It would probably surprise nobody to learn that my background as a metalhead began with symphonic metal. Somehow (read: through a series of ill-advised sessions of reckless YouTube binges) I discovered it during the early days of high school. Symphonic metal enlivened me and became my gateway into this marvelous metalverse. Today I return to that hallowed ground upon which my transformation manifested. Waiting there for me is Lemuria—a symphonic black metal band from Belgium, est. 1999—with their third epic The Hysterical Hunt. Will they honor my presence with glory and grandeur? Or will they besmirch my arrival with tin trinkets and horse feathers?
Breaking down The Hysterical Hunt into its constituent parts is like deconstructing a castle of Legos. Taking it apart reveals millions of smaller pieces and you experience bewilderment at the thought of erecting it in the first place. Like that Lego castle, Lemuria’s opulent construct consists of so many building blocks of other bands it’s difficult to fathom. Take the symphonics and choirs from Within Temptation’s early-mid period works, the power metal cheddar of bands like Epica and early Nightwish, the black metal stylings of Frozen Gate and Bal-Sagoth and the storytelling ambition displayed by Zornheym and Arcane Existence. Blend them all into one densely packed slab and the result is a rough sketch of the monstrosity Lemuria have summoned with The Hysterical Hunt.
This is not to suggest that the record is a jumbled mess. The Hysterical Hunt is in reality a thought out and coherent work of exuberant indulgence. Almost every musical element, varied and populous as they are, work well in concert with one another. Icy keyboards and orchestral effects (courtesy of Vincent Pichal) enhance the soaring trem-picked leads of Gaël Sortino and the power chords of Jeroen De Kooning (“Endgame (The Impending Truth),” “A Plague Upon the Land,” and “Of Winter and Hell”). Soothing female vocals (Alexandra Kastrinakis and Sophia Poppy Verrept) add vulnerability, especially during the furious blasting of Pichal’s drums or when placed next to Daan Swinnen’s voracious rasps (“The Hysterical Hunt” and “Between Man and Wolf”). Regrettably, the bassist Bart De Prins doesn’t get a chance to impress, as all other instruments bury him.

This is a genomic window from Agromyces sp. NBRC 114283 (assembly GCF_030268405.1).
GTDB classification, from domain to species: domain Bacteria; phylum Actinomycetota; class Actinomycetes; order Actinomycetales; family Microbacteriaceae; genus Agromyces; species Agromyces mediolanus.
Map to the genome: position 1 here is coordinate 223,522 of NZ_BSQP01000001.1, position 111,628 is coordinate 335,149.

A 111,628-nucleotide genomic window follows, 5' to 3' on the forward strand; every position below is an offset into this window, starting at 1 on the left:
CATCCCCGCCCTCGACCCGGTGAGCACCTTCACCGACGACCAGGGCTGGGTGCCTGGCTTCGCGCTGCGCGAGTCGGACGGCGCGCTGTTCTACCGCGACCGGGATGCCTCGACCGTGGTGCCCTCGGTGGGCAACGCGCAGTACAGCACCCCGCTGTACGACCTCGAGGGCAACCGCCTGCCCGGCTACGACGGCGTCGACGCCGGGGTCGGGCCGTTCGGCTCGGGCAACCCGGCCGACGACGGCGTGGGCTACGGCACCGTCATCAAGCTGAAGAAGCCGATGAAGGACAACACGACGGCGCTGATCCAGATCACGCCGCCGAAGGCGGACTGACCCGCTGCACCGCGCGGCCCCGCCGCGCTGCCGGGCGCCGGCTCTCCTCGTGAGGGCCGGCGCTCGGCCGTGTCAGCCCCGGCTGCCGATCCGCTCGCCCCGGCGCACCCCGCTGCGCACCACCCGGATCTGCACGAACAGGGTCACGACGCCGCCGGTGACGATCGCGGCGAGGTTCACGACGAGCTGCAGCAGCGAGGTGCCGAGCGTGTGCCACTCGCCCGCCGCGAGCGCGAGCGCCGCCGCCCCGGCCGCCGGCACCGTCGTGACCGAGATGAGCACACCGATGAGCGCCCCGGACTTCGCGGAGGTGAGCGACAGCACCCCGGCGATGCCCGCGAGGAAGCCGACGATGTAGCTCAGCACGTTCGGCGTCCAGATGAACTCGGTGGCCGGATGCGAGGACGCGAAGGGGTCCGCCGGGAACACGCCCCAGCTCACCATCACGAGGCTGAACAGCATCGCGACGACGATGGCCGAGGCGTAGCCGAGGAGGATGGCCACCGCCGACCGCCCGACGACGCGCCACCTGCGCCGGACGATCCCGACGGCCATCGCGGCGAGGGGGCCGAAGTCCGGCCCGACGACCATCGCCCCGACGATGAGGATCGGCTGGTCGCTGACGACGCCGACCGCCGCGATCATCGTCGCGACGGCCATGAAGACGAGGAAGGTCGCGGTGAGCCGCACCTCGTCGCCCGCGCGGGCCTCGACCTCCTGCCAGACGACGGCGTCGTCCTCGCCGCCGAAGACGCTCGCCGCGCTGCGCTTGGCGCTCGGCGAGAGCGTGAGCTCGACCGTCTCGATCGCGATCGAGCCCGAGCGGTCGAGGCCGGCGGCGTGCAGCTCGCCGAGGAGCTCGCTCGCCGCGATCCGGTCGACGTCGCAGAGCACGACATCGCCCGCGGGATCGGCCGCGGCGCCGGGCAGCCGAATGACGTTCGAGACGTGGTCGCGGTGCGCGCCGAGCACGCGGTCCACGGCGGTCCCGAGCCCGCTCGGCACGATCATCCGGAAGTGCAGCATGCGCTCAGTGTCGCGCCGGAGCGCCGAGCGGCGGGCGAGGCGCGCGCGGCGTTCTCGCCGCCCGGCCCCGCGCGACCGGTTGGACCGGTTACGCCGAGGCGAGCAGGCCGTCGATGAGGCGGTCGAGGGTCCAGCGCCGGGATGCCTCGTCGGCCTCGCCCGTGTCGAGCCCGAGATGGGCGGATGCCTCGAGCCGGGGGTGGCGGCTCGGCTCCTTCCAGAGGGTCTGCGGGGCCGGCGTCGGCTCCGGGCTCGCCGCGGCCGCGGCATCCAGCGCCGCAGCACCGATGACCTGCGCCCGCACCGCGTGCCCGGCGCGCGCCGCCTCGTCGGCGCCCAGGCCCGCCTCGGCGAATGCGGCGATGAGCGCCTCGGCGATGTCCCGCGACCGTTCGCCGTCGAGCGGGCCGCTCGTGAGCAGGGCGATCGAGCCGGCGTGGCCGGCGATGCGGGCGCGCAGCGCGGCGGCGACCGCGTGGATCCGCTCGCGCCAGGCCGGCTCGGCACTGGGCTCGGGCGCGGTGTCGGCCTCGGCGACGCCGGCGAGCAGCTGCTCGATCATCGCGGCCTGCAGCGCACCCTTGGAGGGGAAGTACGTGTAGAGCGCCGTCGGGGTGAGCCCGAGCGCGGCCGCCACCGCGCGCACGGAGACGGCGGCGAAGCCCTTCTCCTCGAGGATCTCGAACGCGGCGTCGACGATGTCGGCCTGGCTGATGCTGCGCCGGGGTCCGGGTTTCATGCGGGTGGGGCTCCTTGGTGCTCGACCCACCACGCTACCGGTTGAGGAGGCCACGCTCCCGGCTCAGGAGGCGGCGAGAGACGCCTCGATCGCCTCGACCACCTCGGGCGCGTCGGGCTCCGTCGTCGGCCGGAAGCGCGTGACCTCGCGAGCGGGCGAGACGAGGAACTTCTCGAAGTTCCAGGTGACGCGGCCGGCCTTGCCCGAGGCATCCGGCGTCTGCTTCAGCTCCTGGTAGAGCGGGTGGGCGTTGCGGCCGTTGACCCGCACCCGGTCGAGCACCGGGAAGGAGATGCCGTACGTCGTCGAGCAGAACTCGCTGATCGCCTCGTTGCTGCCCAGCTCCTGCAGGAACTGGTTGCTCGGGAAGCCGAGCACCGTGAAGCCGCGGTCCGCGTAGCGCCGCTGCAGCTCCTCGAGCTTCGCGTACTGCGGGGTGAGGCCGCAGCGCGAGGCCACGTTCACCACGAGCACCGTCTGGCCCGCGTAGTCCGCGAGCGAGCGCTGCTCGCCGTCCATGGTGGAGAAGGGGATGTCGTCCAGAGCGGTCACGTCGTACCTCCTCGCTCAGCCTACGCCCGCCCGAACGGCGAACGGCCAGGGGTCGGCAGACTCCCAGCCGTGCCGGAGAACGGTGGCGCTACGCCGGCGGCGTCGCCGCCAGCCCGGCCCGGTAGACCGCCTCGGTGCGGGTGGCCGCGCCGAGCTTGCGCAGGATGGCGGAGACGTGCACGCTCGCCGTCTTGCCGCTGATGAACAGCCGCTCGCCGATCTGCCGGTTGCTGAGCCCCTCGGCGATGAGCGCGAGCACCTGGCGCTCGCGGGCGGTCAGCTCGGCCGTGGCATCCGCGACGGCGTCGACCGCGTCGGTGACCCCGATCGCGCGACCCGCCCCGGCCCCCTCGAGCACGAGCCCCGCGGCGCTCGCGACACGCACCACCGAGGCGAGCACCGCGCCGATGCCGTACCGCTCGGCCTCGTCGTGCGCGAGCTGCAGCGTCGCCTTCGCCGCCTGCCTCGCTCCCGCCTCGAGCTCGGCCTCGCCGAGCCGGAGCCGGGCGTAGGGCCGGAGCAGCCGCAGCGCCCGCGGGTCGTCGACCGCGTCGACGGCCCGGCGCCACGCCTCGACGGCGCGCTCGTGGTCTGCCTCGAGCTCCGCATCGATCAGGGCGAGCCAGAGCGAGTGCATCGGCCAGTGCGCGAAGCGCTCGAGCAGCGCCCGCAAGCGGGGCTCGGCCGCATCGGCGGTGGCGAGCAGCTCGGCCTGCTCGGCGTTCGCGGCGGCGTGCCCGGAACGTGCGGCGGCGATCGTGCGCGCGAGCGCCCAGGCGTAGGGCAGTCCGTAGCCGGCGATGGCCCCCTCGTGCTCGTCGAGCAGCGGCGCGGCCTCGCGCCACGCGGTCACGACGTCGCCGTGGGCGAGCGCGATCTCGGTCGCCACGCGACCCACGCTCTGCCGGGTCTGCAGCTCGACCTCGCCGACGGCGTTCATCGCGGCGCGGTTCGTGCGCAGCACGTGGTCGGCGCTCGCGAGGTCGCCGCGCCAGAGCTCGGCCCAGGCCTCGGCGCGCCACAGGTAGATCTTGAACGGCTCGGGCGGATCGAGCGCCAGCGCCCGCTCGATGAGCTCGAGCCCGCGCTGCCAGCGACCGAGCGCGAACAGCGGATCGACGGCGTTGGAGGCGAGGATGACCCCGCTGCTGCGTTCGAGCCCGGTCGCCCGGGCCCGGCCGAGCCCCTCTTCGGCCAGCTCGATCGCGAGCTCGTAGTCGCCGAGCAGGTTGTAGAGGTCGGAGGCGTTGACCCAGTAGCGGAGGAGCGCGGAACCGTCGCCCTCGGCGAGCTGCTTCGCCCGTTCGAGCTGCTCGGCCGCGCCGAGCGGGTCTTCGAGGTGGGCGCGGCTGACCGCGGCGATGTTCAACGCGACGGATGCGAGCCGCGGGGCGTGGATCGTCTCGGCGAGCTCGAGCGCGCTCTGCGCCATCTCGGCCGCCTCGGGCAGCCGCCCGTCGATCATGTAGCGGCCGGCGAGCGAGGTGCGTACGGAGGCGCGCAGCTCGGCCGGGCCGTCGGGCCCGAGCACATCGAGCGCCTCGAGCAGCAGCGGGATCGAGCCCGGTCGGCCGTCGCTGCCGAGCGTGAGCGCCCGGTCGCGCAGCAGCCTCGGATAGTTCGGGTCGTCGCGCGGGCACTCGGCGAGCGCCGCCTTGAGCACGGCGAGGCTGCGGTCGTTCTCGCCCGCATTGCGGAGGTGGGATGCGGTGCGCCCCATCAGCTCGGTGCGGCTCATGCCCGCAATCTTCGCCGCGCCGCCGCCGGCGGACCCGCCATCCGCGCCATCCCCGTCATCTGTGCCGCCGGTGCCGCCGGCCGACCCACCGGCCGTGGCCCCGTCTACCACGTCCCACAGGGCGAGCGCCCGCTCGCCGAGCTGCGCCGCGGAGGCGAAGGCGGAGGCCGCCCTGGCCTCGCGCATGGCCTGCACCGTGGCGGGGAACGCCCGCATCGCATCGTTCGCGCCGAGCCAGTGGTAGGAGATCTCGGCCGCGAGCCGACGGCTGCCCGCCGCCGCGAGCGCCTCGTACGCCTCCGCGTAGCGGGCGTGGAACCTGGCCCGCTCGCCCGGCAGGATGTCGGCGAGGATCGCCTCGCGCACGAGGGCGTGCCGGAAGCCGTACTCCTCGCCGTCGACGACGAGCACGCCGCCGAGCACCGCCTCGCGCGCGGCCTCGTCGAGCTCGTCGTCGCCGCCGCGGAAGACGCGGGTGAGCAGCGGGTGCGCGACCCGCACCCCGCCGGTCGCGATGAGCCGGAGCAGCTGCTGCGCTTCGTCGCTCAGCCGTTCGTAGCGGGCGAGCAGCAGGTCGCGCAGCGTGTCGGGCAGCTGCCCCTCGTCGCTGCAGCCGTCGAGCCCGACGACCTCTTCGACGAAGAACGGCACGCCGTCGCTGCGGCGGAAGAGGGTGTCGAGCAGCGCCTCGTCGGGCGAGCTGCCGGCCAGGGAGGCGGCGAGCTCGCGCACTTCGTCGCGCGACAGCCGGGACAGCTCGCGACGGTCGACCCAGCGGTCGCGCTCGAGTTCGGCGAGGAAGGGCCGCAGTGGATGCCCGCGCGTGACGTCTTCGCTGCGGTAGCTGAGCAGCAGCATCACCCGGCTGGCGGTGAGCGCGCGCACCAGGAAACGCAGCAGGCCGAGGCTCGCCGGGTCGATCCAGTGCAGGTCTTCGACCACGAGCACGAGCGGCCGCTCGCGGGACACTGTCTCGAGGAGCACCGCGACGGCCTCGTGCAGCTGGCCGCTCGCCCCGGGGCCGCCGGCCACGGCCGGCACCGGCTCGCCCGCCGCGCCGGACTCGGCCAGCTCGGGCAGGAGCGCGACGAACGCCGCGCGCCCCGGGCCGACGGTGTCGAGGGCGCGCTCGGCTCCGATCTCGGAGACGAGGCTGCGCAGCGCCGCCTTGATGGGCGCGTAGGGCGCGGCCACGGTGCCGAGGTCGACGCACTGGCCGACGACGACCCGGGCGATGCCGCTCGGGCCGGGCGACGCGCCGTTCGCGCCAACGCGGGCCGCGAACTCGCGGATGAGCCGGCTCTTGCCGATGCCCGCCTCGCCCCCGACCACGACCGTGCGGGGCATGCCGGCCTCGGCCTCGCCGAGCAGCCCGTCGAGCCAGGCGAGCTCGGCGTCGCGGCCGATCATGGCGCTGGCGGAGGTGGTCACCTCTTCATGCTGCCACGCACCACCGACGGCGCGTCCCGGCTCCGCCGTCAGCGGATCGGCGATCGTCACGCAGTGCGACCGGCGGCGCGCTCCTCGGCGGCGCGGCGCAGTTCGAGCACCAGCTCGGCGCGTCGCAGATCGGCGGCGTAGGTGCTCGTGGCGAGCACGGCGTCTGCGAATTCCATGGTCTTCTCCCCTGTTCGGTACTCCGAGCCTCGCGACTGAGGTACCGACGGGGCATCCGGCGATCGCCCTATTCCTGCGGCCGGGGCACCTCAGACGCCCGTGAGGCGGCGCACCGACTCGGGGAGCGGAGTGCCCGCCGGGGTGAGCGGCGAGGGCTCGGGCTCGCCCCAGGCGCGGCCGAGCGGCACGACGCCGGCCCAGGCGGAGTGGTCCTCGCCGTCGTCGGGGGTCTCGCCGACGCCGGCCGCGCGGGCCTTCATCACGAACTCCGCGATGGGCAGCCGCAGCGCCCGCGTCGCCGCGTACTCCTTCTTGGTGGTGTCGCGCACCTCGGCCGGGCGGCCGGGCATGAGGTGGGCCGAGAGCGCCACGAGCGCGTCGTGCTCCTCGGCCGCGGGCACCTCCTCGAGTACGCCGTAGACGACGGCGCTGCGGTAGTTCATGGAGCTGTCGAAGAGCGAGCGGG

While sonic cohesion is Lemuria‘s main asset on this record, The Hysterical Hunt’s primary drawback is extreme bloat in songwriting. Every track needs two minutes or so excised from their relative runtimes. Symphonic passages spend too much time in the spotlight on proper tracks (especially on “A Secret Life”), siphoning the record’s momentum. Another source of bloat derives from an egregious overabundance of instrumentals. There are four of them, all doing very little to contribute something meaningful. Excessive narration on tracks like “Endgame (The Impending Truth)” exacerbate concerns even further. While thematically consistent, they feel contrived and are largely uninteresting. These interludes and spoken passages ought to build tension and inflate the scope of the record, but they burden The Hysterical Hunt and they burden its audience.
Topping it all off is an extra-sappy bonus track, “A Dream that Never Came.” From memory there are only two symphonic metal tracks like this aptly-named one that make me fall head-over-heels every time I hear them (Within Temptation’s “Memories” and Nightwish’s “Nemo”). Lemuria would need a special song to succeed within this Disney sing-along ballad format in metal, and “A Dream that Never Came” is a far cry from that level of quality. The vocals are too sweet and soulless and the instrumentation fails to elevate the piece to spine-tingling heights.
Those of you who crave the unrestrained excess of symphonic metal as I do will find a lot to like about Lemuria and The Hysterical Hunt. The band’s ability to take such a large pool of influences and make them work well together impresses. But the album also overwhelms. Lemuria, to my chagrin, included too many insubstantial interludes and frilly narrations. That in concert with the mushy bonus ballad conspired to infringe upon my enjoyment of this record. Nevertheless, Lemuria show potential and I look forward to the group realizing that potential on a tightened fourth opus.